Today’s text continues a section of Proverbs which began with chapter 10. This segment of the book is comprised primarily of stand-alone verses which impart common sense instruction and spiritual wisdom related to everyday matters. Many of these maxims have a parallel construction in which the second part of the verse further explains or repeats the first. The topics addressed in this text include God’s control, pride, diligence, violence, pleasure seeking, lying, covetousness, the training of children, generosity, and oppression of the poor.
The “corner of the housetop” mentioned in verse 9 refers to the Hebrew custom of building a small room on the house rooftop to accommodate guests. It was generally less commodious than the area below used by the family, and could only be accessed by a ladder. The contentious woman of this verse is also alluded to in verse 19.
The “scorner” referred to in verse 24 is one who is proud and arrogant, and whose unrestrained and contemptuous words prove his corrupt nature.
Proverbs 22:6 is a familiar Scripture which alludes to child-rearing. The verb translated train up indicates the earliest instruction given to a child in his formative years, and has the sense of restricting or narrowing forward movement into a prescribed path. This type of restraint directs the child into the manner of living which is intended for him. The writer likely had moral training primarily in mind, as the same word train is used elsewhere in Scripture with the sense of “dedicating.” While this verse offers reassurance to godly parents who are striving to teach their children the ways of God, it is not a guarantee of salvation; every individual has been given a free will and must approach God as a matter of personal choice in order to obtain salvation.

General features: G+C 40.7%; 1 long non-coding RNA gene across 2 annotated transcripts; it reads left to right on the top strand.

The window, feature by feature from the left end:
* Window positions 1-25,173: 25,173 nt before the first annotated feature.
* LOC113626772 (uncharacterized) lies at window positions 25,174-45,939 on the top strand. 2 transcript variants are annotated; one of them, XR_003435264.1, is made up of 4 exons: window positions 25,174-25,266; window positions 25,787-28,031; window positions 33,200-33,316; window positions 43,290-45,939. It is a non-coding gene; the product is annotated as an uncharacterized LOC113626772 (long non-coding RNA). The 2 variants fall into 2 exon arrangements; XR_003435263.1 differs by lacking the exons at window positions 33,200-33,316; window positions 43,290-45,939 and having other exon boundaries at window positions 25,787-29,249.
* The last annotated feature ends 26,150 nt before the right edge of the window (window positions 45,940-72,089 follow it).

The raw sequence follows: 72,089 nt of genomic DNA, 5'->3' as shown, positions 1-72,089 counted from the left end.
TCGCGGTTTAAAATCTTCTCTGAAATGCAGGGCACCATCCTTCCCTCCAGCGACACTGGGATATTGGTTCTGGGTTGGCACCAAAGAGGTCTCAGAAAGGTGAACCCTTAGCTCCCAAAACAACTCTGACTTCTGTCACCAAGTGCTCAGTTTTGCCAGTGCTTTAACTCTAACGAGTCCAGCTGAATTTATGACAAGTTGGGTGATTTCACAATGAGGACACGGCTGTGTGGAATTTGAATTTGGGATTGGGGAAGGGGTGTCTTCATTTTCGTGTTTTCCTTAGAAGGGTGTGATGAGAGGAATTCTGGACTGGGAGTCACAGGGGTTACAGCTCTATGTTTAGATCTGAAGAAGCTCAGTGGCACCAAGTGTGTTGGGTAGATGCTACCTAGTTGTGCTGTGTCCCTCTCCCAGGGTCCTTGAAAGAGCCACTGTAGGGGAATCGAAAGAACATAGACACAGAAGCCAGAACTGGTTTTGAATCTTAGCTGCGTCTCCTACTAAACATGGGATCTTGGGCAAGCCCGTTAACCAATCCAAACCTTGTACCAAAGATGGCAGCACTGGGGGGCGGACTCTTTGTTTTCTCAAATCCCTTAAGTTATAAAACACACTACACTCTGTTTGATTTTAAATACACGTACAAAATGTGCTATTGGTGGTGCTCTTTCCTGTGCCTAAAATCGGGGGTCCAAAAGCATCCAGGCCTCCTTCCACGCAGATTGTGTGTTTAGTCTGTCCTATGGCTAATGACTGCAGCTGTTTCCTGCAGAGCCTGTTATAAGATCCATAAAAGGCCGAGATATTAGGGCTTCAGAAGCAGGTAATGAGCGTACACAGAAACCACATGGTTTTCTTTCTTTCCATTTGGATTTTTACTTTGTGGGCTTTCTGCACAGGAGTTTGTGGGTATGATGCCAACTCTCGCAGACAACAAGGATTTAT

The Hebrew people took the discipline and instruction of children very seriously. Verse 15 of the same chapter is another admonition to parents who seek to train their children correctly. Like many of Solomon’s proverbs, this one begins with an observation: he noted that foolishness (related to folly) is an integral part of every child’s heart. The Hebrew word translated as foolishness is ivveleth, and it includes the thought of stubbornness. The “rod of correction,” symbolic of parental restraint or discipline, is necessary for a child’s proper moral development (see also Proverbs 13:24). This verse is not a license for physical mistreatment of a child, but rather, it points out that a lack of discipline hinders the child’s moral development. It is the responsibility of parents to ensure that their children have a clear understanding of right and wrong, and loving discipline is a key factor in developing that understanding.
(Hannah’s Bible Outlines - Used by permission per WORDsearch)
III. The sayings of the way of wisdom
A. The 375 proverbs of Solomon
2. The call of submission to God (16:1 — 22:16)
A Closer Look
- What does Proverbs 21:6 tell us about those who try to get ahead by dishonest means?
- Why do you think Solomon so frequently addressed the proper handling of wealth and material possessions?
- In reference to Proverbs 21:21, what are some specific ways we can follow after righteousness in our day?
A good reputation and the loving approval of others are far more important than other measures of success.